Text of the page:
Well, by now I'm sure you all know that Osama bin Laden is dead.

As details emerge regarding the manner in which he was found and the type of place he was in, I am once again struck by just how many parallels there are between the plot of a Tom Clancy novel and the actual events of a few years later.

Tuesday, March 01, 2011

Lessons learned doing taxes

I just finished filing my taxes this year, and I figured I'd share a couple of things I figured out. Actually, I usually figure these things out every year, and then forget them by the time next tax season rolls around.

Lesson 1: Online services are great for Federal Taxes

In past years I've used TaxAct. I decided to give TurboTax a try this year. It felt a little smoother, but almost everything on the Internet gets better after a year, so maybe TaxAct is just as good by now. The point is, they're both pretty good options.

TurboTax offers free Federal e-Filing if you're just using the standard deduction and can therefore use the 1040-EZ form. Then they charge $20 if you're itemizing. TaxAct lets you file your federal return for free even if you itemize, but you have to pay if you want them to e-File it for you.

These online services are nice because you can work on your taxes for a while, save your progress, and come back when you have more time. The information is saved online, where you won't lose it if your computer crashes. You don't have to buy or install any software for your computer. It's really a nice experience overall. As nice as filing taxes can be, anyway.

Lesson 2: Don't fall for the bait-and-switch

The reason these tax preparation services offer to do your federal taxes for free is because they want to suck you into their bait-and-switch trap. After entering all my information for Federal taxes, TurboTax said, "Next we'll copy information from your Federal return to your State return..."

Next thing I knew, I'd entered all the remaining information they needed for my State taxes, and I was all ready to e-File. This is where they pull out the switch: if you want to keep the paperwork they just put together for your State return, that'll cost you another $40 dollars. Ouch! If you don't want to pay the extra money, you'll have to delete your State return before you continue.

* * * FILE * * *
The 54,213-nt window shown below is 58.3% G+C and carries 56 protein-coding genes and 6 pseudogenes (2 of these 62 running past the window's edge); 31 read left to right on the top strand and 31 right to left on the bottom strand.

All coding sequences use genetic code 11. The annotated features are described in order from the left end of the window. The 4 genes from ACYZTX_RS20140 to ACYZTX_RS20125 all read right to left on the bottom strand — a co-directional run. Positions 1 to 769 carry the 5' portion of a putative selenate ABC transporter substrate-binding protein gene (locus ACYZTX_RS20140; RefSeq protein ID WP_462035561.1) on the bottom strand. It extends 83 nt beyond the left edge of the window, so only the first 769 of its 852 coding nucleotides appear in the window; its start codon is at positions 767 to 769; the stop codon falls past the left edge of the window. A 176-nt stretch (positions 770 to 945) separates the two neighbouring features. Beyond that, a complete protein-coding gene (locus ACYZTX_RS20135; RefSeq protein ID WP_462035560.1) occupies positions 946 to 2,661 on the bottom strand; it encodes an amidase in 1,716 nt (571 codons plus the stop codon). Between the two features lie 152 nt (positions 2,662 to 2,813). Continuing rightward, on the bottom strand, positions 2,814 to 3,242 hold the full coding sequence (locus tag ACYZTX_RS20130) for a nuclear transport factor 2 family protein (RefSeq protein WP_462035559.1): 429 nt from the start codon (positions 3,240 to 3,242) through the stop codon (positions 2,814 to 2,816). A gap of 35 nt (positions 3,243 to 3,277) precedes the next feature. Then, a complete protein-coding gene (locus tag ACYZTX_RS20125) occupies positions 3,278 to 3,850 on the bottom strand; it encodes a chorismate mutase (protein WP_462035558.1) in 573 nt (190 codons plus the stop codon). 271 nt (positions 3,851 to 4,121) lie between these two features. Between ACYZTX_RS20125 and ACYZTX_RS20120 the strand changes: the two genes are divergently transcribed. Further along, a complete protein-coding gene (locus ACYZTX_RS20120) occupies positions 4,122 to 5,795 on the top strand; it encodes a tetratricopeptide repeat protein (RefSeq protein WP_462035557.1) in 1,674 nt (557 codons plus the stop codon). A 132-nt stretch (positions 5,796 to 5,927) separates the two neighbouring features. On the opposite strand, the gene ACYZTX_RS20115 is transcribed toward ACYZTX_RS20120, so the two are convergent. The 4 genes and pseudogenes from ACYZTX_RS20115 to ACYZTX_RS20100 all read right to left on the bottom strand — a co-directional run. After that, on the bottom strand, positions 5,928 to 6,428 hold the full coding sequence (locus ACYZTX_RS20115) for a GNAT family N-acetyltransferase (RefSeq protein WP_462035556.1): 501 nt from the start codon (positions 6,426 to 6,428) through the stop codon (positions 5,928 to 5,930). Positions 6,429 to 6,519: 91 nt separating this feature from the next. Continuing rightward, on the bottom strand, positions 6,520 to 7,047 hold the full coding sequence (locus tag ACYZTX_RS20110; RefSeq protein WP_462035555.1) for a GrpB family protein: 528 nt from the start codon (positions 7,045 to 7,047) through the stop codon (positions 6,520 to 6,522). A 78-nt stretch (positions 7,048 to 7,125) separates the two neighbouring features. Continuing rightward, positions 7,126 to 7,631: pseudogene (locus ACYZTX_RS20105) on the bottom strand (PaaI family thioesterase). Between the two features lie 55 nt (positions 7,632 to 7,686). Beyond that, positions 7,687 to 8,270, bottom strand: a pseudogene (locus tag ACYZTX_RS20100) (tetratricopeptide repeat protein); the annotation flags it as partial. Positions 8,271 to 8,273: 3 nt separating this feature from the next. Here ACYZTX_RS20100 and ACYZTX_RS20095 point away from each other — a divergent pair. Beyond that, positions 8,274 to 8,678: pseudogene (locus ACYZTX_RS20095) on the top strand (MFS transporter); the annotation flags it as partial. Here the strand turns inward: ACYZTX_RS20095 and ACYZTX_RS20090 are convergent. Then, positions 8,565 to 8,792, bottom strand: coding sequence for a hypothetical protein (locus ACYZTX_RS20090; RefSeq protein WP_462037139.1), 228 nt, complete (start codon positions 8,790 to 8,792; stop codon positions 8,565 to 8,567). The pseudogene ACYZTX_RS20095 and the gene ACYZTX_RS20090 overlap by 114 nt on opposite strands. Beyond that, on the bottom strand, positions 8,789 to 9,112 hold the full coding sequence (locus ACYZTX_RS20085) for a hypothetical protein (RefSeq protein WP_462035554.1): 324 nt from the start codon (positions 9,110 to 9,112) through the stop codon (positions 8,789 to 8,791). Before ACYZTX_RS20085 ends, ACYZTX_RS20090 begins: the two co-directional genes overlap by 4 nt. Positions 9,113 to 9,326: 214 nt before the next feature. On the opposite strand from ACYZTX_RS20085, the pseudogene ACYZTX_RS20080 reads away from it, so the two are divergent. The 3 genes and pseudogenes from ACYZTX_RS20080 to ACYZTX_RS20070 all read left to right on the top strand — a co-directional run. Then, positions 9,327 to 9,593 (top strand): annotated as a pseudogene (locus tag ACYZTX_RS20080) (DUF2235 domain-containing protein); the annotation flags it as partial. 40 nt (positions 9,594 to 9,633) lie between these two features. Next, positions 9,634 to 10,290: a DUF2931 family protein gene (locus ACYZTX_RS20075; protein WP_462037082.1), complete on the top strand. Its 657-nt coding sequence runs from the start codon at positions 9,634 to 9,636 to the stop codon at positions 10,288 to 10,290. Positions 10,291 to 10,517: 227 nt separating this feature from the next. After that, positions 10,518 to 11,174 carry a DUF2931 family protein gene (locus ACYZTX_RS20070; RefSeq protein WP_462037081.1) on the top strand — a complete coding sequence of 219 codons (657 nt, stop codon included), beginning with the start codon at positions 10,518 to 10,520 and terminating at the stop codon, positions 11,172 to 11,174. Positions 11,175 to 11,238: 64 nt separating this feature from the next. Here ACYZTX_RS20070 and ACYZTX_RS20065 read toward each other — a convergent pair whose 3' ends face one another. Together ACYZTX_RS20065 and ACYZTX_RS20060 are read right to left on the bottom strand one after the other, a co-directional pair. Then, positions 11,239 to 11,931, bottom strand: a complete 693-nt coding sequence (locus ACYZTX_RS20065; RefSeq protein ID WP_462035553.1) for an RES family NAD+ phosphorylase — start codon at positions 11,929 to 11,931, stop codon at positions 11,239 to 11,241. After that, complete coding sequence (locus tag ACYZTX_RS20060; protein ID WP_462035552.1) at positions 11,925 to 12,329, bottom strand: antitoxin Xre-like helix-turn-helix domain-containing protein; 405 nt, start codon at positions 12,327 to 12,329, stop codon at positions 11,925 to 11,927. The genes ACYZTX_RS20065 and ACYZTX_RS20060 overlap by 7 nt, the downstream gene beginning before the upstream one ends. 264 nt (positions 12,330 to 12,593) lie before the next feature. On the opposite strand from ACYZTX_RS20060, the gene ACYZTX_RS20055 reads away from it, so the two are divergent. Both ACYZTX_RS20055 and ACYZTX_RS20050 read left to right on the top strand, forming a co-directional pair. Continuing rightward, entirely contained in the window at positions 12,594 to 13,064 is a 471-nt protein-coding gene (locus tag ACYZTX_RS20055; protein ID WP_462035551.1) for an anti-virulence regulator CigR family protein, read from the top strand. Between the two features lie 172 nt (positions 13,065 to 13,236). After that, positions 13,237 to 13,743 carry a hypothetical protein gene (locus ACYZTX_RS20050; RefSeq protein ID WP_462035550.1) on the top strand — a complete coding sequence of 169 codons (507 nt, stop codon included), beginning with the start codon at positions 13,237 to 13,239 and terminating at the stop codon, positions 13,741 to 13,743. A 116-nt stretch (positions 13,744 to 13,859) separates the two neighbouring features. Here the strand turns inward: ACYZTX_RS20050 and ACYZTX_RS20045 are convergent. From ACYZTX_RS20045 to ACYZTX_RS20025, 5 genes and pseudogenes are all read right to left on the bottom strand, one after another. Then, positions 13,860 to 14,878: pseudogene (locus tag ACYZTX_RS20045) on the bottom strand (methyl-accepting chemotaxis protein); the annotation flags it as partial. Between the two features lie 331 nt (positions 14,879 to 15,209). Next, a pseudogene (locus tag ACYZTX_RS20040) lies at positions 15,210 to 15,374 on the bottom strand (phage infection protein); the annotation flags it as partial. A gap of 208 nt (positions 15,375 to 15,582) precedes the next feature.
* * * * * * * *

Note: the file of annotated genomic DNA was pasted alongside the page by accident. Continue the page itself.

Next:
When you've done all this work to get your taxes to this point, and you're staring at this big tax return that could be yours right now if you just go along with them, it sure is tempting to just throw your arms up in the air and say, "Fine! Take my stupid forty bucks!" And thus the devil cheateth their souls, and leadeth them carefully down to ... well, to being $40 poorer.

Here's the thing: Utah has a great online tax filing service you can use for free. Once your federal taxes are done, the hard part's over! Just fill in a few key numbers off of the 1040 form you just filed, and don't forget to fill in the Withholding worksheet to tell them how much money your employer already withheld for your state taxes. It takes maybe 20 minutes, and you're done. You get to have the money deposited directly into your bank account for free. It's great! I ended up with the same refund that TurboTax would have given me.

The other bait-and-switch TurboTax pulls is to offer to simply deduct the price of their service from your tax refund... for an extra $25 or something like that. Again, you are exhausted from putting together your tax return, and you're thinking, "What's an extra $25 just to get this over with?" Don't fall for it. It takes all of 2 minutes to whip out your credit card and finish the process.

Lesson 3: There are only two things certain in life

The old maxim still holds true. You probably though that you got out of paying sales tax when you bought all those Christmas gifts on Amazon. Think again.